According to reviews, all you need to do is make sure you connect the mode terminal on the PCB to some button on your case. The joystick input can go, on the playstation controller, to the directional paid, the left stick, or the right stick. Mode switches between them. For legacy controllers on a PS4, SFV only likes one of them, so you need a way to toggle the mode until the joystick works. Don't forget mode.

    What parts should I upgrade to?

    This PCB is compatible with a Sanwa, Seimitsu, or Happ joystick, and any japanese style button (you're looking for .110" quick disconnects, which means you probably can't have happ buttons). The same people who make the joysticks also make the buttons. Happ is the american company; Sanwa and Seimitsu are the japanese companies. Sanwa and Seimitsu are both good. Your joystick and buttons are undoubtedly cheap knockoffs that are just built with the same configuration as Sanwa as far as wiring goes.

    You can probably expand to Hori or Crown for your joysticks, but be careful that they work with Sanwa or Seimitsu 5 pin wiring configurations or Happ MAME wiring configuration.

    Where can I buy those parts?

    At some place that actually cares about this stuff. Focus Attack is one of those places, but I've heard through the grape vine they're the Chik-Fil-A of arcade parts sellers. If you want a more reputable company, Paradise Arcade Shop is pretty nice, and they have more stuff in stock at any point.

    The case! I need a case, don't I???

    The case competes for the PCB as the most expensive part of your fightstick. You're using a secondhand case, right?


    You will NOT be able to use ANY JAPANESE parts and therefore THIS PCB if your top panel is > 8mm thick! And if it is 8mm thick and made of wood, you will need entirely different japanese buttons (one that screw on instead of snap in) and you will need to worry about how you're going to mount the joystick, which will require complex woodworking. Slagcoin has you covered; unfortunately it's very complicated.

    Are you prepared to do this kind of job?


    Japanese buttons require 30mm or 24mm holes, depending on the button you get. The ones in the kit are 30mm AND SNAP IN, MEANING YOU CANNOT USE THEM WITH A WOOD PANEL.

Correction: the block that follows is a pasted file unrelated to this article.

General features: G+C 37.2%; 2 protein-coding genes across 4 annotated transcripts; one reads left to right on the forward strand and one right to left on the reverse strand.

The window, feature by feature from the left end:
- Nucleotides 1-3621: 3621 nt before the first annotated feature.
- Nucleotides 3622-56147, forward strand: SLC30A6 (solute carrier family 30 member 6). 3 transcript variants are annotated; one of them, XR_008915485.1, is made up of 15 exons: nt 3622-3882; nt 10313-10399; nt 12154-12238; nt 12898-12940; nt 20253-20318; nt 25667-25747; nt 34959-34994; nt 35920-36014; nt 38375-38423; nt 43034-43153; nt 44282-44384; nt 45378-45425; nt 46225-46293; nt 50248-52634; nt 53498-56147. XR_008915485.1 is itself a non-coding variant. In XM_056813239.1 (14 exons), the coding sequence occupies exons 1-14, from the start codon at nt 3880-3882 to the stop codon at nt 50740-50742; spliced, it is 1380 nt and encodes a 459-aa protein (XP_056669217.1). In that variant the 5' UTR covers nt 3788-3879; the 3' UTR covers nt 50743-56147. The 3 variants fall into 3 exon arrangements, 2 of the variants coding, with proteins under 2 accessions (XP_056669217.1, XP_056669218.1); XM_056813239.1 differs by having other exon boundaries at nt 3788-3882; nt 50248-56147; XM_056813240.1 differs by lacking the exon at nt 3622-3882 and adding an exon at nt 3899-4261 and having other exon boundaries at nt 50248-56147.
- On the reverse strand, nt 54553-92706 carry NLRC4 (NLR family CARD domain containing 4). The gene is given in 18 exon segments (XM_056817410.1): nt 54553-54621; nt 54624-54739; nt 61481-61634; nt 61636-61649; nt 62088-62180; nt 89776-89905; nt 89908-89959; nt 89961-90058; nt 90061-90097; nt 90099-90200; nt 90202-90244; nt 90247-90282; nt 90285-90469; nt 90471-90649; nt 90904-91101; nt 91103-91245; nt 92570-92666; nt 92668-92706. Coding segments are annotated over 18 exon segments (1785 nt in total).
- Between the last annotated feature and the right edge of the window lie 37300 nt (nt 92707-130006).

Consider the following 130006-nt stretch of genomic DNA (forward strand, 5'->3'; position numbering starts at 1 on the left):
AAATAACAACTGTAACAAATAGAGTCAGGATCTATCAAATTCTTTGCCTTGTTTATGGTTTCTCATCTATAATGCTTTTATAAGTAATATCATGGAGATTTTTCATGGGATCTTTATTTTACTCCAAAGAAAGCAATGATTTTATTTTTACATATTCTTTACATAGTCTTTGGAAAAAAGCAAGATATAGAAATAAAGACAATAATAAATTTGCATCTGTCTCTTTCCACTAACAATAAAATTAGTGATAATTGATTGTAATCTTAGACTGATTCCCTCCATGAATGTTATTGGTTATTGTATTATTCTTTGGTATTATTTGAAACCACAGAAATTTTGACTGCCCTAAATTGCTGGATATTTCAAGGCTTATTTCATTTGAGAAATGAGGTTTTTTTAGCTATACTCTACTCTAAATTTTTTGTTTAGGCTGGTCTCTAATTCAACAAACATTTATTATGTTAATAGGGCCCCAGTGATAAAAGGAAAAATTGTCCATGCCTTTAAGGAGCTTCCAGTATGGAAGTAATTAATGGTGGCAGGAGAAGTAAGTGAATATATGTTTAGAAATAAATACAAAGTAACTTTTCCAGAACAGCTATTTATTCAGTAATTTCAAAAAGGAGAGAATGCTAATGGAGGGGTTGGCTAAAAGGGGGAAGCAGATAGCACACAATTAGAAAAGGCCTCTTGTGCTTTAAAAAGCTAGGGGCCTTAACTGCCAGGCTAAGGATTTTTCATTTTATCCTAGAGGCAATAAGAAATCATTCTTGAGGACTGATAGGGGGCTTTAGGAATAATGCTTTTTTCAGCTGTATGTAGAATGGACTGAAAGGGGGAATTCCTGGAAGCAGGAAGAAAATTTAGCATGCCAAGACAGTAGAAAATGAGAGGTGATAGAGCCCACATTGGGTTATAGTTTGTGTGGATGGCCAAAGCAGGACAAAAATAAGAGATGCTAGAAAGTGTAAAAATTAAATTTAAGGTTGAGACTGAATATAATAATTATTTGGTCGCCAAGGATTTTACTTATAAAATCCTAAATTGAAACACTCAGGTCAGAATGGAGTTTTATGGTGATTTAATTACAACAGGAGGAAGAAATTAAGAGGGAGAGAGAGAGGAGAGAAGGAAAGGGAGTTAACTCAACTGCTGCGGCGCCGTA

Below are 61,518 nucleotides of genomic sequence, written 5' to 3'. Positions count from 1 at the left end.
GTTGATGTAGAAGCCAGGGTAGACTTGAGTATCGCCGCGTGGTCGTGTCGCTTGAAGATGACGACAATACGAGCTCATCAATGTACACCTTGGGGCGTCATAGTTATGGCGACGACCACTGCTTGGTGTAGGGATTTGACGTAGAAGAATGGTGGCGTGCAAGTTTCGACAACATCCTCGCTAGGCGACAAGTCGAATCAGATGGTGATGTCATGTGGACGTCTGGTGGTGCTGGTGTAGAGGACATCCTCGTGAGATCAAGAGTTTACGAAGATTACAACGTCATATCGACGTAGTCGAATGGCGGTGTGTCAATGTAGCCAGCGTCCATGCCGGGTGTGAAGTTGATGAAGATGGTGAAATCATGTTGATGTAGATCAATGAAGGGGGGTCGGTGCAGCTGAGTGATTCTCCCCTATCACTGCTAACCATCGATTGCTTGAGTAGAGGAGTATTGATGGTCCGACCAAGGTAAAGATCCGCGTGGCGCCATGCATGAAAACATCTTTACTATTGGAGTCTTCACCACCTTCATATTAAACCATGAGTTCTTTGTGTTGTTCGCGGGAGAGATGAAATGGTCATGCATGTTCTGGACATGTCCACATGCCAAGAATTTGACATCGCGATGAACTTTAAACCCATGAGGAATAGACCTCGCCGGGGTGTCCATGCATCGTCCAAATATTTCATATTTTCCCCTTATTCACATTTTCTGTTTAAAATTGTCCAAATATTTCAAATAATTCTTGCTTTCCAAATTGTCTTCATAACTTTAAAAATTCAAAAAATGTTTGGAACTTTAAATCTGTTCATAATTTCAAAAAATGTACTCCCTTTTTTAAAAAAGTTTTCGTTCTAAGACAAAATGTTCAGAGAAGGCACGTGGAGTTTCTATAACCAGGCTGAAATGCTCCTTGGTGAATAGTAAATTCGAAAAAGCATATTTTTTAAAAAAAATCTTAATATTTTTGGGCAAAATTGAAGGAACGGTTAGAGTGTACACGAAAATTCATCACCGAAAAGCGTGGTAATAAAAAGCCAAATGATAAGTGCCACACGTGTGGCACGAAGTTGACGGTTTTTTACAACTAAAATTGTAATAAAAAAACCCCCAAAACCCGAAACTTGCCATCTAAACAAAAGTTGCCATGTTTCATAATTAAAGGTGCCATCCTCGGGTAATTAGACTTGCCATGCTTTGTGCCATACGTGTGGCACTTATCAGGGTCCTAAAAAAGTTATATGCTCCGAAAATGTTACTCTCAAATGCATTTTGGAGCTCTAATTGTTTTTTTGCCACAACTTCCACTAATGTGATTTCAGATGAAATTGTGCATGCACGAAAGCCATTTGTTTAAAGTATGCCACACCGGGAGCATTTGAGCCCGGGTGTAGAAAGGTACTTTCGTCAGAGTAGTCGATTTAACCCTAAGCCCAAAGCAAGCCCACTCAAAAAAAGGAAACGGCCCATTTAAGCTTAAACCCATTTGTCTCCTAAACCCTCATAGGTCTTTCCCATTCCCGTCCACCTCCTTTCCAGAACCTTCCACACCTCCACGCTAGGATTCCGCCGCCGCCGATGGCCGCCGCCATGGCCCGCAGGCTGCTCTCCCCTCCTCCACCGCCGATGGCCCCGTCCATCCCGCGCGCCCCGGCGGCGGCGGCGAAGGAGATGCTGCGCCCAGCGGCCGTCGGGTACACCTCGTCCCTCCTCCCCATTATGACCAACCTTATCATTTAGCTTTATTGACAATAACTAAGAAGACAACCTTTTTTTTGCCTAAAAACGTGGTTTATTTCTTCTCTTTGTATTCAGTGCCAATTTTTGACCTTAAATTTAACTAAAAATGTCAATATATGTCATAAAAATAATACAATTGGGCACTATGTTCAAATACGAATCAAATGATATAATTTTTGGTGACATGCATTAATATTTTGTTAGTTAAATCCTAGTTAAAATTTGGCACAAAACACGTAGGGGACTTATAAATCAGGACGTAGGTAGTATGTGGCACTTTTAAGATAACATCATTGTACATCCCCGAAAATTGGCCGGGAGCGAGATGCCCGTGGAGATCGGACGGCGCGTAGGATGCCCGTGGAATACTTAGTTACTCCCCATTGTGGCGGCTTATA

But ... I just wanted to drill some holes ... what do I do now?

    None of the doom and gloom above applies if your secondhand arcade stick has a METAL or PLEXIGLASS/ACRYLIC panel, and that panel has to be about 1/8" thick, or 3mm. You can actually go between 2-4mm and it'll be fine. I can't find any custom panels you can just screw onto any old thing, but Tek Innovations sells a Plexi Replacement Panel that's as good as the metal panels that come in legit arcade sticks. There's nothing stopping you from screwing one of these plexi panels that are supposed to be for MadCatz and Hori sticks onto ... really anything with a big enough hole in it. You can screw the panel right onto your desk and turn your desk into a controller. Or your second hand box. Or you can buy one of their $50 ready to go boxes if you've given up on that second hand box.

    Bottom line is ... what does your second hand box actually look like?

    Your PCB and components woes will be easy to fix, and cheap to get working initially. The box will very much determine how much work you need to put in the fightstick.

    Paladin on
    Marty: The future, it's where you're going?
    Doc: That's right, twenty five years into the future. I've always dreamed on seeing the future, looking beyond my years, seeing the progress of mankind. I'll also be able to see who wins the next twenty-five world series.
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    acidlacedpenguinacidlacedpenguin Institutionalized Safe in jail.Registered User regular
    Just curious what "Focus Attack is the Chick-Fil-A of Arcade Parts stores" even means, and what makes them that?

    GT: Acidboogie PSNid: AcidLacedPenguiN
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    dav3ybdav3yb Registered User regular
    Just curious what "Focus Attack is the Chick-Fil-A of Arcade Parts stores" even means, and what makes them that?

    Maybe they're closed on Sundays?

    PSN: daveyb1337 || XBL: dav3yb360 || Steam: dav3yb || Switch: SW-5274-1897-8495 || 3DS FC: 2079-7419-8843